I recently came across this article written nearly 10 years ago. In some ways it felt a bit quaint, but I was struck by how applicable the ideas were to not only this decade, but to our current Covid business reality. Enjoy.
Results-Based Performance in a Virtual World
This posting is co-written with my colleague Stefanie Heiter, CEO, Bridging Distance.
In the emerging virtual workplace, do you miss the comfort of walking by an employee’s desk and feeling confident she or he is working hard and doing a good job? If you can’t see them working, do you wonder what they are really doing? Are you baffled by how to set expectations that will drive results when you are not working in the same place? Are you concerned about whether your talent has the right competencies to hit the ground running when it all turns around?
Today’s workplace is characterized by people working in dispersed locations, within matrixed structures, with colleagues from multiple functions – even multiple organizations. Gone are the days when high performance was assessed by how much time someone ‘put in’ at the office. We are less likely to be ‘going to work’ and more likely to be ‘working’. Technology affords 24/7 access from almost anywhere. ‘Do more with less’ is now a mantra heard across countless companies via all communication media.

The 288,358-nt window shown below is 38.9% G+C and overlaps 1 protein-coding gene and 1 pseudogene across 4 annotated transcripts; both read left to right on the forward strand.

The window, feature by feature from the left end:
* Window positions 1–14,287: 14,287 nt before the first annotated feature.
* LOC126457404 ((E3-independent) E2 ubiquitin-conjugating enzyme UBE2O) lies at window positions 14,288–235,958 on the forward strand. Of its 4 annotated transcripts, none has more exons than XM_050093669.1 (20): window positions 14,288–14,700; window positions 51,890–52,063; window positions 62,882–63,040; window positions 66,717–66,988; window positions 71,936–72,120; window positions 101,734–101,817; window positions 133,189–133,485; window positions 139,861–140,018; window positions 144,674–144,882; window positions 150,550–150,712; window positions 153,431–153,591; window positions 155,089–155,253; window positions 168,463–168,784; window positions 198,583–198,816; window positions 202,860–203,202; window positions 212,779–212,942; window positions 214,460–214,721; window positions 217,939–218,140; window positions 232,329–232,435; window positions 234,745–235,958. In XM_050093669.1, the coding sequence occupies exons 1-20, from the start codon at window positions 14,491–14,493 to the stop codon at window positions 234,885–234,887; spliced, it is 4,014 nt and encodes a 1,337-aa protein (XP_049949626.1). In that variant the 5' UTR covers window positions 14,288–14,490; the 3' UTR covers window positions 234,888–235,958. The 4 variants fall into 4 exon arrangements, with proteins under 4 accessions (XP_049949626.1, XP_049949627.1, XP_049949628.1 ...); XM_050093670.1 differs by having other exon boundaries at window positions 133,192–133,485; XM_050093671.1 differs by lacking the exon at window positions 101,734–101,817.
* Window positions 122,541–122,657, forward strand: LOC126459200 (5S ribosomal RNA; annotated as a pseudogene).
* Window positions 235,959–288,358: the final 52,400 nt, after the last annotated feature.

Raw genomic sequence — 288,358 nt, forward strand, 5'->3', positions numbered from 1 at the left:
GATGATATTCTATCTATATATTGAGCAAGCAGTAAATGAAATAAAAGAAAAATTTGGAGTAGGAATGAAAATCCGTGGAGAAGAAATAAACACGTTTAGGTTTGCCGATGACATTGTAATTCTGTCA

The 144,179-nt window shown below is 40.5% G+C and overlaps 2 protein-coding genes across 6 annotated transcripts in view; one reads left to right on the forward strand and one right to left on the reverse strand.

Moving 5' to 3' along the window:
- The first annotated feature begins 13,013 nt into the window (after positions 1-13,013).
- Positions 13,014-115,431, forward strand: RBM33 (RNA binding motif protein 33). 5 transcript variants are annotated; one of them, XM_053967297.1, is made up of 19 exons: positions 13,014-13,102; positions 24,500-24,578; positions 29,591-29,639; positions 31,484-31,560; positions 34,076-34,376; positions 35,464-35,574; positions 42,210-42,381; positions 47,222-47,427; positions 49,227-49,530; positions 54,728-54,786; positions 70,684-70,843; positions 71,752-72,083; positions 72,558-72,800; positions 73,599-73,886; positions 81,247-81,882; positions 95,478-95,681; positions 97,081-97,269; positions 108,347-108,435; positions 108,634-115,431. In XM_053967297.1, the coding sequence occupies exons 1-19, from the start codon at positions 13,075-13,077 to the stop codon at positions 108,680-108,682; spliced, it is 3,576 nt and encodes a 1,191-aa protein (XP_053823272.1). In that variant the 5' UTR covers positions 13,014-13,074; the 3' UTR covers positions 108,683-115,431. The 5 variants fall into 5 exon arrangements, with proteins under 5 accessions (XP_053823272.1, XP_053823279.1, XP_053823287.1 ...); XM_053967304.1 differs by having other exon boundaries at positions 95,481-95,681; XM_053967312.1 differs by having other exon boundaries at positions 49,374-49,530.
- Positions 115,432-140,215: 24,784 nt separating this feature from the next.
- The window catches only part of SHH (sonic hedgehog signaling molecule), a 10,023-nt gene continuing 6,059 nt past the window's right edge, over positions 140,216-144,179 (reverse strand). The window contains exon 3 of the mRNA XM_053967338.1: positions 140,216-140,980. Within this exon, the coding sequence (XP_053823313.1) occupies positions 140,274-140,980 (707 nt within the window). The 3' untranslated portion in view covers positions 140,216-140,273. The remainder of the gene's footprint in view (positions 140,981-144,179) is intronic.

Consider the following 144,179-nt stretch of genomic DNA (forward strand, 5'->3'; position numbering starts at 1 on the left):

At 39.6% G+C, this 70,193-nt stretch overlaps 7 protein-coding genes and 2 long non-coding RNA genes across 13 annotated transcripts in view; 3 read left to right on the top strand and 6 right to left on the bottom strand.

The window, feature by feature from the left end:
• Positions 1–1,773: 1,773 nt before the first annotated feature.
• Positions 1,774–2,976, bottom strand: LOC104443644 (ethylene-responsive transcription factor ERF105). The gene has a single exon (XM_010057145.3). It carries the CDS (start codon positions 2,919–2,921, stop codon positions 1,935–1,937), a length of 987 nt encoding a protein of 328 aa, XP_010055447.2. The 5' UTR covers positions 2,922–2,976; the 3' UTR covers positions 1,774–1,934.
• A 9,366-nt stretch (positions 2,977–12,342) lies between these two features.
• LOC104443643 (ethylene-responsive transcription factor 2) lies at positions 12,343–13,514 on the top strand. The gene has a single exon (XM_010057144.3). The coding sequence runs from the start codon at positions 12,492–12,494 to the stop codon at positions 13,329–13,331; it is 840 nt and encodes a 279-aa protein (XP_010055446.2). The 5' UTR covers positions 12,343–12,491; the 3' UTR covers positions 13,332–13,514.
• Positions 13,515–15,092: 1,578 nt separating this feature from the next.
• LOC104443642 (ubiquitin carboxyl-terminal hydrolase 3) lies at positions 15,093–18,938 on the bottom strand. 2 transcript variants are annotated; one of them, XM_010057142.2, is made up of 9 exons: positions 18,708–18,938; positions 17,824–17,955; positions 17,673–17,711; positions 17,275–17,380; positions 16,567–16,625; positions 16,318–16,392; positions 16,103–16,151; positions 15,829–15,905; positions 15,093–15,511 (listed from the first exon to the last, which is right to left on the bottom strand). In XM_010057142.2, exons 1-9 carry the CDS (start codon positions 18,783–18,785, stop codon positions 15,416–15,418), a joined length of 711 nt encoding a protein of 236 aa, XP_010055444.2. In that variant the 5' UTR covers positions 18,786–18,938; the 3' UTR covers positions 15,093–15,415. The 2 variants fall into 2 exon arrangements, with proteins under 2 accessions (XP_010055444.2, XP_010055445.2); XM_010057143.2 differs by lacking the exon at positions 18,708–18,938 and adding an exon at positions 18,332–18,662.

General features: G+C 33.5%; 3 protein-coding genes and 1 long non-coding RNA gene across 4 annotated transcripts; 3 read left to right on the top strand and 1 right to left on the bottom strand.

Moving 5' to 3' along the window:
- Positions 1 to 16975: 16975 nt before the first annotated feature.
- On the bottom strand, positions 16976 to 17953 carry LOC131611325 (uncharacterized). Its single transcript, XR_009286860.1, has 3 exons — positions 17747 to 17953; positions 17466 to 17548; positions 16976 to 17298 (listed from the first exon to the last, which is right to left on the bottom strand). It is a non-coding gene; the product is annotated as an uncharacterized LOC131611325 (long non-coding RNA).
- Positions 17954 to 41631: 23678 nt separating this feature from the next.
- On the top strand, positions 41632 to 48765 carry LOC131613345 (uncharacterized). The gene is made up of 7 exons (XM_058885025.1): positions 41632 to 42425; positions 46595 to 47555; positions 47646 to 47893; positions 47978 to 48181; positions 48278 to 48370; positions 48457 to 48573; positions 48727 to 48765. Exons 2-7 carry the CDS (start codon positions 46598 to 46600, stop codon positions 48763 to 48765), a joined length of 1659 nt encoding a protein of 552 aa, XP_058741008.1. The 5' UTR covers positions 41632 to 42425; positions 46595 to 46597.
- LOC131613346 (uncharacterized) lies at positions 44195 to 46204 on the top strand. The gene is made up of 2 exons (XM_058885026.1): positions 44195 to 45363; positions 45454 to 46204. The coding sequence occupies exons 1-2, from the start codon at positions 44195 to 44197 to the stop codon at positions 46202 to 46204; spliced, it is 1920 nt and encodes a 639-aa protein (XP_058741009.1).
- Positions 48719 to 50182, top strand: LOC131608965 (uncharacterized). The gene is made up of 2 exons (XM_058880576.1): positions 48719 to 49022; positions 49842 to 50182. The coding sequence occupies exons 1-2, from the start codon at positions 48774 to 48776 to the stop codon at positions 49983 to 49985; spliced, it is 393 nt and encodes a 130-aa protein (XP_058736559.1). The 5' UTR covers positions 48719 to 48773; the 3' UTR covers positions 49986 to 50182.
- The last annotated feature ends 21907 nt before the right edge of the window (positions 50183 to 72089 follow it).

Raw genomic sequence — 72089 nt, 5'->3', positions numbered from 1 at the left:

Despite these changes, managers are still expected to manage performance, regardless of location, time zone, function, or even language barriers, and often in the face of decreased budgets and reduced labor force. Successful managers have learned to overcome the challenges of virtual leadership, and move to results-based performance management. Here are strategies and tips successful virtual leaders use to create an effective results-based performance management approach:
Focus first on intentional, consistent relationship building. Create presence with employees by checking in (not checking on) frequently. Use more real-time technologies like telephone, instant messenger, chat, or text. When you check in, ask questions focused on getting to know their locations, resources that are needed, what else is happening, sharing information and decision-making whenever possible, and asking about their lives. Presence involves being available to people so they don’t have to make up reasons to be in contact.